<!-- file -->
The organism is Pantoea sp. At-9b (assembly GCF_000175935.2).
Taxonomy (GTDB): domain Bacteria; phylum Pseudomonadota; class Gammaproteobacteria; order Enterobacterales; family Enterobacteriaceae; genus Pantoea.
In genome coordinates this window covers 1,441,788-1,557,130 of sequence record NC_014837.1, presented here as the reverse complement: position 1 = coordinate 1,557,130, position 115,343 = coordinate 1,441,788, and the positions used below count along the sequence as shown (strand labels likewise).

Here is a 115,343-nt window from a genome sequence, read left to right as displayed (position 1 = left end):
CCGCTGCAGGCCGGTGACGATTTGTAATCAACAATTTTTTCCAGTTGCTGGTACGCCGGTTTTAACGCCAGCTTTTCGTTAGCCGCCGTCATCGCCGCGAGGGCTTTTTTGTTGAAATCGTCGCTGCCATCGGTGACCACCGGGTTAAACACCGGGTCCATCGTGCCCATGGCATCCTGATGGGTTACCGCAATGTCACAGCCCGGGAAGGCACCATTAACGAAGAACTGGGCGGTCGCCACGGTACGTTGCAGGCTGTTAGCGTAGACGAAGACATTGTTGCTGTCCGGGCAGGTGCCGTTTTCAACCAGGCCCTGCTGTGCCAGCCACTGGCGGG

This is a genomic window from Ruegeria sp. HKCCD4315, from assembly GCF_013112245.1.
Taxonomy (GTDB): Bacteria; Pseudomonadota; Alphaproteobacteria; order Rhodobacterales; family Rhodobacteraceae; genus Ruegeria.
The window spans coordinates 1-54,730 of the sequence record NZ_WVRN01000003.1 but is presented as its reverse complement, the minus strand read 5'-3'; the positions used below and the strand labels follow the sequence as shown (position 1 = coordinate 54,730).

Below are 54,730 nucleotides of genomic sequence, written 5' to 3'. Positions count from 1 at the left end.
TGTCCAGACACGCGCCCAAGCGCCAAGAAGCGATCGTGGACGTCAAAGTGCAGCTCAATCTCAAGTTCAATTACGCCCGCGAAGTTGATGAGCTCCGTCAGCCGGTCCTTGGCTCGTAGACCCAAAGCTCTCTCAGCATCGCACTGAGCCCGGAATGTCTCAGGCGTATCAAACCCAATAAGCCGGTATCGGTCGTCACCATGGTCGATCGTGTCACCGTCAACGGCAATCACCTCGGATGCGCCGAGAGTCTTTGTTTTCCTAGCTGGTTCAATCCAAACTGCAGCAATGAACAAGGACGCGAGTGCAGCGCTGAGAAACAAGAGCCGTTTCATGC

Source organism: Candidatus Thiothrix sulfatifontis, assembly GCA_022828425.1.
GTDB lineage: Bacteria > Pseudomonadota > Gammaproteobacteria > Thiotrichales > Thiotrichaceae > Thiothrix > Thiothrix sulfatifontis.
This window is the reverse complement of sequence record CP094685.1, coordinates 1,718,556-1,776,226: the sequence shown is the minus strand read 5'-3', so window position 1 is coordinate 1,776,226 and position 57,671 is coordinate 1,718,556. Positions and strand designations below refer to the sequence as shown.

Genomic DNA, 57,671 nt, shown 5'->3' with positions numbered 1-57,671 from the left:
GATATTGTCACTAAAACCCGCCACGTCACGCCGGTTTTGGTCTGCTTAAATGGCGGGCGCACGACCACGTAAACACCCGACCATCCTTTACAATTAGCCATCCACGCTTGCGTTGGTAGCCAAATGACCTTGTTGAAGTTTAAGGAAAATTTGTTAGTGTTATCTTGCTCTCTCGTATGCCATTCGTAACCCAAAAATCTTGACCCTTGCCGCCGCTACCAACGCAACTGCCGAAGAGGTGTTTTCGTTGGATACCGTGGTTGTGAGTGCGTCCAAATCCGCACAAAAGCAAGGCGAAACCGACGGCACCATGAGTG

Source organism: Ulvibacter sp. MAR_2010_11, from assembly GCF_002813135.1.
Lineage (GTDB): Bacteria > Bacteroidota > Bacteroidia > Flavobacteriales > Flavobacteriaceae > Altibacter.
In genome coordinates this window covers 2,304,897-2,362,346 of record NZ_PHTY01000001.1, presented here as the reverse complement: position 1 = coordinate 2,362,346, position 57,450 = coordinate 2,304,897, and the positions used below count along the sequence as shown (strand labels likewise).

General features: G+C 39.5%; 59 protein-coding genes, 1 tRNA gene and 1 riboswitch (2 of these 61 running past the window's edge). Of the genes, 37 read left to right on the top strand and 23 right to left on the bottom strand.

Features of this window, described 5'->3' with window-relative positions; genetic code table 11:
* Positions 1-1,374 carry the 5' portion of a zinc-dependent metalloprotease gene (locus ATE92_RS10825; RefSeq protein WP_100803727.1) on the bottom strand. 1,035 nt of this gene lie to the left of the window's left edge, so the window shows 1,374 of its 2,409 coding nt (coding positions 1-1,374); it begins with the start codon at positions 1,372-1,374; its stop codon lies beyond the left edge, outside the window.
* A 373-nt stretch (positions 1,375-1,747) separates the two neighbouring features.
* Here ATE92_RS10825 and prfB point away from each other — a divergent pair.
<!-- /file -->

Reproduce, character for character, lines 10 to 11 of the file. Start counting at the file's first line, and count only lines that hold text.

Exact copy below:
TGTCCAGACACGCGCCCAAGCGCCAAGAAGCGATCGTGGACGTCAAAGTGCAGCTCAATCTCAAGTTCAATTACGCCCGCGAAGTTGATGAGCTCCGTCAGCCGGTCCTTGGCTCGTAGACCCAAAGCTCTCTCAGCATCGCACTGAGCCCGGAATGTCTCAGGCGTATCAAACCCAATAAGCCGGTATCGGTCGTCACCATGGTCGATCGTGTCACCGTCAACGGCAATCACCTCGGATGCGCCGAGAGTCTTTGTTTTCCTAGCTGGTTCAATCCAAACTGCAGCAATGAACAAGGACGCGAGTGCAGCGCTGAGAAACAAGAGCCGTTTCATGC

Source organism: Candidatus Thiothrix sulfatifontis, assembly GCA_022828425.1.